UC Davis Walker Hall
Walker Hall is an adaptive reuse of a vacant, seismically unsafe agricultural engineering building built in 1927, located at the historic core of the UC Davis campus. The project transformed the existing 34,000 square foot building into a graduate and professional student center with meeting rooms, a lecture hall, and sophisticated active-learning classrooms.
University of California, Davis
34,000 sq. ft.
Richard Barnes, Bruce Damonte and Jeffrey Marsch
The revitalized Walker Hall provides a new Graduate Student Center that promotes interdisciplinary interactions and builds community for UC Davis graduate students and postdoctoral scholars. It supports graduate student success by providing a variety of spaces for formal and informal gathering, as well as mentoring, advising, and mental health counselling. The three former machine shop wings were repurposed as a two-hundred-seat lecture hall and two large active learning classrooms. Facing southward onto a new Walker Promenade, these flexible, media-rich spaces are available to classes from across the university. Their transparency reveals the hum of academic activity within and enlivens the pedestrian experience at the campus core. The educational program extends outdoors to two landscaped courtyards framed by new sculptural canopies that serve as thresholds to the new Graduate Center and provide shelter from extreme weather.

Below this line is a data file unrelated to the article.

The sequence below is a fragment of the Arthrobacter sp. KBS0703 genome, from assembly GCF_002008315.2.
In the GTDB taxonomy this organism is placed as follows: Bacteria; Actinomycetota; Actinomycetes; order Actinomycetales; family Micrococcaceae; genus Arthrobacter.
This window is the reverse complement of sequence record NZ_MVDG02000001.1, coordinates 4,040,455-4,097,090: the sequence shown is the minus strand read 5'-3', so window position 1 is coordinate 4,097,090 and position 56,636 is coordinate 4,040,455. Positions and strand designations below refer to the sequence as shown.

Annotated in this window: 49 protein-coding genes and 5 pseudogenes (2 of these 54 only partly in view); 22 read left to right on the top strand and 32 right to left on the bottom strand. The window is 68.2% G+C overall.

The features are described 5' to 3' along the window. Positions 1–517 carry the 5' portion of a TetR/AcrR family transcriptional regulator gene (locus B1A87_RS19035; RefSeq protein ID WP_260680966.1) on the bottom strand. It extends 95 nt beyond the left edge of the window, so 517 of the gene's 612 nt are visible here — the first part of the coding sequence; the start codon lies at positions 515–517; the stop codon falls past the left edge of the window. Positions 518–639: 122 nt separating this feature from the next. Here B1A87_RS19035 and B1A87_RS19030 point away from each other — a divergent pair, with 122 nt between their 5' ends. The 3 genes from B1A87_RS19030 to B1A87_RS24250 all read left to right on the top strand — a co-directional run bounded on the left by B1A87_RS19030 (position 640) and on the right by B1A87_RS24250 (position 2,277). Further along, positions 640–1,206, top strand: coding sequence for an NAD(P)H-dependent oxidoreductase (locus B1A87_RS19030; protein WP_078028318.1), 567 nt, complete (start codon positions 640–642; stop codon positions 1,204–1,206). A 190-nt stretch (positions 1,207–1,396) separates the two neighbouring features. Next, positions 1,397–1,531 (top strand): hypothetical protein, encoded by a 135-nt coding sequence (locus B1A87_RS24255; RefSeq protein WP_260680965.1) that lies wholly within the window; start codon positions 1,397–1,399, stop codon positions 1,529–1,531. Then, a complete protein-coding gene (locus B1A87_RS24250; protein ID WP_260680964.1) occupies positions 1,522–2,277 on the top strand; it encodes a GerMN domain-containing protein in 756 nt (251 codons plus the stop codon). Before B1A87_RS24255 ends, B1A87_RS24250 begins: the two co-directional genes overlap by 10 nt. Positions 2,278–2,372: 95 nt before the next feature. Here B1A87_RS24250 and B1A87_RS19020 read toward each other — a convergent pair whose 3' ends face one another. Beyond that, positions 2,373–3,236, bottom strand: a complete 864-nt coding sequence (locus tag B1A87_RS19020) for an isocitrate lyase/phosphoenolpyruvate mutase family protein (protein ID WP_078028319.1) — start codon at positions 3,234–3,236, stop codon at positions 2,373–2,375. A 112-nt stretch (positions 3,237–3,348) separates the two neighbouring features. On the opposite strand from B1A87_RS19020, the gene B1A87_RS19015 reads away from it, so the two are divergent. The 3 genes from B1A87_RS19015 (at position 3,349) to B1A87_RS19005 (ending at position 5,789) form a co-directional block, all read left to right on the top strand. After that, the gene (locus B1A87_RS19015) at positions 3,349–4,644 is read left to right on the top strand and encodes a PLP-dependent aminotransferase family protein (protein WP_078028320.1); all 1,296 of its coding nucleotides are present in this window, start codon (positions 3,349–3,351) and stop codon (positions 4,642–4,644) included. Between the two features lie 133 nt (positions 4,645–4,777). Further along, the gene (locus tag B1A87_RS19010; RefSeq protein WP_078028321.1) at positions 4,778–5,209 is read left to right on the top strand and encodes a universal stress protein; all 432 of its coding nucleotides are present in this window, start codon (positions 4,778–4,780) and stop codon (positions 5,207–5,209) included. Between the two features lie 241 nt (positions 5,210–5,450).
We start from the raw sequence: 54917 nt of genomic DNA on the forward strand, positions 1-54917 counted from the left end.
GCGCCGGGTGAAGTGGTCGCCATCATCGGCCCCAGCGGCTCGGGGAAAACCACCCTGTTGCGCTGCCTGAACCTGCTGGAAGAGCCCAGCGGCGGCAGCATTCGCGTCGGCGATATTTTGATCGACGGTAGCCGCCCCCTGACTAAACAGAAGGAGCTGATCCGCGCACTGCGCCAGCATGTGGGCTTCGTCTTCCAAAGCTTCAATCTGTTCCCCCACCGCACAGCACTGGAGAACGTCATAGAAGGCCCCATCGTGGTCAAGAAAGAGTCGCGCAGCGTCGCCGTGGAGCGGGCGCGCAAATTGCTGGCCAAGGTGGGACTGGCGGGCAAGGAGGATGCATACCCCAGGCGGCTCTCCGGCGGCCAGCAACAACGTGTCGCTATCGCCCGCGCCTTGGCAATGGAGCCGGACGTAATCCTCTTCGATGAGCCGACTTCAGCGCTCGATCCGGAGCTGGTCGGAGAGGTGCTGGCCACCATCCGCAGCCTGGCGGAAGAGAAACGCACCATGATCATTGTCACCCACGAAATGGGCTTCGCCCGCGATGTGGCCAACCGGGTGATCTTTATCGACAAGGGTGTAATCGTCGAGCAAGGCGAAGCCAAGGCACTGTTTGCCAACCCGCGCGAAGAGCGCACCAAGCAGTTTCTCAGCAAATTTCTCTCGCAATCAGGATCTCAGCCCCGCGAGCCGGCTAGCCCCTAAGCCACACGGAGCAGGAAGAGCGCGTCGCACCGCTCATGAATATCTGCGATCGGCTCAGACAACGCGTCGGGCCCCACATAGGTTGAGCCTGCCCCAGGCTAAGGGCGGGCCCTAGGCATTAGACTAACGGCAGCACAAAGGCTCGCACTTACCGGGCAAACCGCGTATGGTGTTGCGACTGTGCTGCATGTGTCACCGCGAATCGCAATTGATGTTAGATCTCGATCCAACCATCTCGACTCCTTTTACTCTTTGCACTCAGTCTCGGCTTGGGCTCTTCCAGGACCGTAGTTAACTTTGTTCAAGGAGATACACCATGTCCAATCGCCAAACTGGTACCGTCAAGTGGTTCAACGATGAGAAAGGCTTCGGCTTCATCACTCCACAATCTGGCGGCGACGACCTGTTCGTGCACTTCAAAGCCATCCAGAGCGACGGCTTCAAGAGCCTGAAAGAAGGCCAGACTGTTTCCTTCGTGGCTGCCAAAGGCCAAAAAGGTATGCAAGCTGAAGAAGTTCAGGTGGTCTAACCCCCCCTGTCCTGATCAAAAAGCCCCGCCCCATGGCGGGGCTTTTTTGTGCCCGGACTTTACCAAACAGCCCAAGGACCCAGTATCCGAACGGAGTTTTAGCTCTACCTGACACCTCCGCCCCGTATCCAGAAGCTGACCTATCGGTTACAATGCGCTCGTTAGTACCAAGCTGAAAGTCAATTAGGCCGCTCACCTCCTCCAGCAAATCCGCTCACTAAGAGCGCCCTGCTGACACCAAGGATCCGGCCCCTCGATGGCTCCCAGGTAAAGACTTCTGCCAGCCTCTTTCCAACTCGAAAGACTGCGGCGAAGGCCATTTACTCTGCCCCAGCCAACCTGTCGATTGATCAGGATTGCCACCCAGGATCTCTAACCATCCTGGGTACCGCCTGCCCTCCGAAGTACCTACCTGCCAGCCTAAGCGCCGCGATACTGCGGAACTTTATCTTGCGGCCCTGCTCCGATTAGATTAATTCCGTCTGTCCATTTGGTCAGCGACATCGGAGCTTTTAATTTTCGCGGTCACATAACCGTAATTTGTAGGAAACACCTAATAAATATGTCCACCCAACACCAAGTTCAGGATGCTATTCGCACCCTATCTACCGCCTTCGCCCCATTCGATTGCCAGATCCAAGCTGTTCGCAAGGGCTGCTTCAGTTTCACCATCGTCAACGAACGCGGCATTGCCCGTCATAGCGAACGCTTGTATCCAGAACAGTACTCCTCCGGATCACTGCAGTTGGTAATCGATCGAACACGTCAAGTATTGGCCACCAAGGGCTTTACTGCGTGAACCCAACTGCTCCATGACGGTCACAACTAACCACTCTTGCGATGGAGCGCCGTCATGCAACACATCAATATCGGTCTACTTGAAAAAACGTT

With a full seismic retrofit and new energy-efficient systems, Walker Hall illustrates the importance of adaptive reuse and deep energy retrofit to the resilience of university campus settings. New exterior details, including steel sunshades, cylindrical daylight collectors, a sculptural steel stair, and geometrically folded shade canopies, serve important functional goals and speak to the industrial history of the building. Enhanced thermal performance and high-efficiency building systems, combined with dedicated renewable energy provided by an on-campus solar farm, will result in a zero net electricity building. Starting with an original University project goal of LEED Gold certification, the project successfully deployed a variety of simple sustainable strategies to achieve LEED Platinum certification at no additional project cost.